More “zombie-style” knives and machetes with no practical use are to be banned in England and Wales and police will be given more powers to seize and destroy them, the Government has said.
The maximum sentence for the importation, manufacturing, possession and sale of these newly proscribed weapons will be two years, the Home Office said.
A new offence will also be introduced for possessing bladed articles “with the intention to endanger life or cause fear of violence”.
The Government said the measures, first proposed in April, will be legislated “when Parliament allows” following a public consultation.
The possession of so-called “zombie” knives, currently defined by the Government as a blade with “a cutting edge, a serrated edge and images or words suggesting it is used for violence”, is already illegal.
Under the new measures, the Home Office said the definition will include any bladed weapon more than eight inches long with a plain-cutting edge and sharp pointed end that also has either a serrated cutting edge, more than one hole in the blade or multiple sharp points like spikes.
Ministers hope the changes will close a loophole which has seen some retailers continue to sell dangerous weapons without breaking the law by removing certain banned features.
But shadow home secretary Yvette Cooper said the newly prohibited weapons “should have been banned years ago”, and accused the Government of failing to properly close gaps in the current legislation.
Police will be given new powers to seize and destroy knives found on private premises if there are “reasonable grounds to believe the blade will be used in a serious crime”, said the Home Office.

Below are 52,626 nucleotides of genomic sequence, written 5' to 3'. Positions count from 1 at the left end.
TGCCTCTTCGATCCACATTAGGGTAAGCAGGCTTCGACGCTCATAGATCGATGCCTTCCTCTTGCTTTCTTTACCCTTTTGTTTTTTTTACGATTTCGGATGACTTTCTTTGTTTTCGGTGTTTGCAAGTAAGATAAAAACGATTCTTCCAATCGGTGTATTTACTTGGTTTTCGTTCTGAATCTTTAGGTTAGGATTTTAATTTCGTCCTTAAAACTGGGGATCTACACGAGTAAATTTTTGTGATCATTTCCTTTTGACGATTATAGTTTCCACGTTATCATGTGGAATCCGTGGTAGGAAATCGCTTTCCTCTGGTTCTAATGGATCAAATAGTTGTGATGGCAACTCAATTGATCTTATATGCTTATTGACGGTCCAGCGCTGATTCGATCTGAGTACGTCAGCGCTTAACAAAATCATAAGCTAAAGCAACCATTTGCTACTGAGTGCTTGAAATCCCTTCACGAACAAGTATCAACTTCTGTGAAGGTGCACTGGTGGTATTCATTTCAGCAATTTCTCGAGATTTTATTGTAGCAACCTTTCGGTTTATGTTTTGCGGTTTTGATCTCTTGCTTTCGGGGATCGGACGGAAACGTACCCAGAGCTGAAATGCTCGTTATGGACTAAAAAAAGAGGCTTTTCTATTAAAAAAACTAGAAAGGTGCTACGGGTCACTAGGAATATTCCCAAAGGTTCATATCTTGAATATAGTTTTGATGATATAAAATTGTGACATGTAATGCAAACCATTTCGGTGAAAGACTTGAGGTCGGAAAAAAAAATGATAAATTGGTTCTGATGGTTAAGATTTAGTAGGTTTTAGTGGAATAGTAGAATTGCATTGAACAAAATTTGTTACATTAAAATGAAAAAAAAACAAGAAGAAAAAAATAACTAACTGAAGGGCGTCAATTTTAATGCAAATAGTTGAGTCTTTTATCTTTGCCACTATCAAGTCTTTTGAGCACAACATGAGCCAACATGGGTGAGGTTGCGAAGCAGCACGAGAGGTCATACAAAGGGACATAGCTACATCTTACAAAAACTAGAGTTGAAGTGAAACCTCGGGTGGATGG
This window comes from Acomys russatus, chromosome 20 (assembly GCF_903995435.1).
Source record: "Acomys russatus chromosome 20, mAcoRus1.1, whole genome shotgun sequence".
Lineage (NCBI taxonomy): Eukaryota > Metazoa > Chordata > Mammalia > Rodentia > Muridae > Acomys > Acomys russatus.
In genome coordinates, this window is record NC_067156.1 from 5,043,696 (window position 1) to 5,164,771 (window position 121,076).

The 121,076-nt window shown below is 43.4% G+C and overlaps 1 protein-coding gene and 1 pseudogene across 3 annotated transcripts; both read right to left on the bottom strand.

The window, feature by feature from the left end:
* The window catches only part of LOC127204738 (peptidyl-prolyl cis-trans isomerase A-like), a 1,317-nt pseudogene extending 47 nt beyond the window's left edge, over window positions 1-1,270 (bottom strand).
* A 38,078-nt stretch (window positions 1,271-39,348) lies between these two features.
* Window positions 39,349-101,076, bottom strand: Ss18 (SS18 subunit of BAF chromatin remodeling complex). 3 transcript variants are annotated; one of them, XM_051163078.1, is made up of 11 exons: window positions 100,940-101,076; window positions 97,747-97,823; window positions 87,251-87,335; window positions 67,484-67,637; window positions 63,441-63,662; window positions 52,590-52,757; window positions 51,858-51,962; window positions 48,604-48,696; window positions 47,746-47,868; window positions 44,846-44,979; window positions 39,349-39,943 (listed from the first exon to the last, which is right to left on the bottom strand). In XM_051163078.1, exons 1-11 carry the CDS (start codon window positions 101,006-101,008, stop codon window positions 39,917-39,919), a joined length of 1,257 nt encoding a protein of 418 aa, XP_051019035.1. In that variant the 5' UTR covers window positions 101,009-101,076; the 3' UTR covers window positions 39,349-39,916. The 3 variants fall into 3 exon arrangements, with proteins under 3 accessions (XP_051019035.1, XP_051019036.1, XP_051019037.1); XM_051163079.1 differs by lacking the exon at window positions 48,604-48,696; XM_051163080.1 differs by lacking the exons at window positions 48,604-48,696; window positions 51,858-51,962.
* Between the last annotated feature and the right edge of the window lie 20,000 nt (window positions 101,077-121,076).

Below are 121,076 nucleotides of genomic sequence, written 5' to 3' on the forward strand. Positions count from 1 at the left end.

The Sentencing Council will also be asked to consider amending guidelines for the possession of bladed articles and offensive weapons so that these are treated more seriously than possession of non-prohibited weapons.
The Home Office said specific exemptions will be made for “legitimate articles” such as objects of historical importance and those that are hand-made, in order to avoid negative effects on the antiques market.
It follows a string of similar announcements by a succession of home secretaries in recent years.
Policing minister Chris Philp said the newly-prohibited weapons “serve no other purpose but to inflate criminal egos and endanger lives” and there is “no reason” to own them.
“That is why we are banning these knives and making sentencing more severe, so our communities can be reassured that this violent criminality will face the punishments they deserve, and lives will be saved,” he said.
Anti-knife crime charity Steel Warriors welcomed the ban on weapons that “have no place in modern society”.
National Police Chiefs’ Council knife crime lead, Commander Stephen Clayman, said the proposals would offer “robust measures” to tackle knife crime “when used appropriately”.
But Ms Cooper said: “This is the sixth time in seven years that the Conservatives have promised to outlaw zombie knives. Time and again the Tories have been hopelessly weak and slow to tackle this serious and dangerous crime.”
In April Mr Philp defended the plans, which will be introduced across England and Wales, in the face of accusations that they were “too little, too late”.
Shadow policing minister Sarah Jones told MPs the measures were a “smokescreen to distract from (the Government’s) appalling record” but Mr Philp said they would help to “go even further” in tackling knife crime, building on the Offensive Weapons Act 2019.
The number of people killed with a knife in England and Wales in 2021/22 was the highest on record for 76 years, according to figures from the Office for National Statistics.
About four in 10 – 282 – homicides were committed using a knife or sharp instrument in the year to March 2022.
Some 51 teenagers aged between 13 and 19 were among the victims.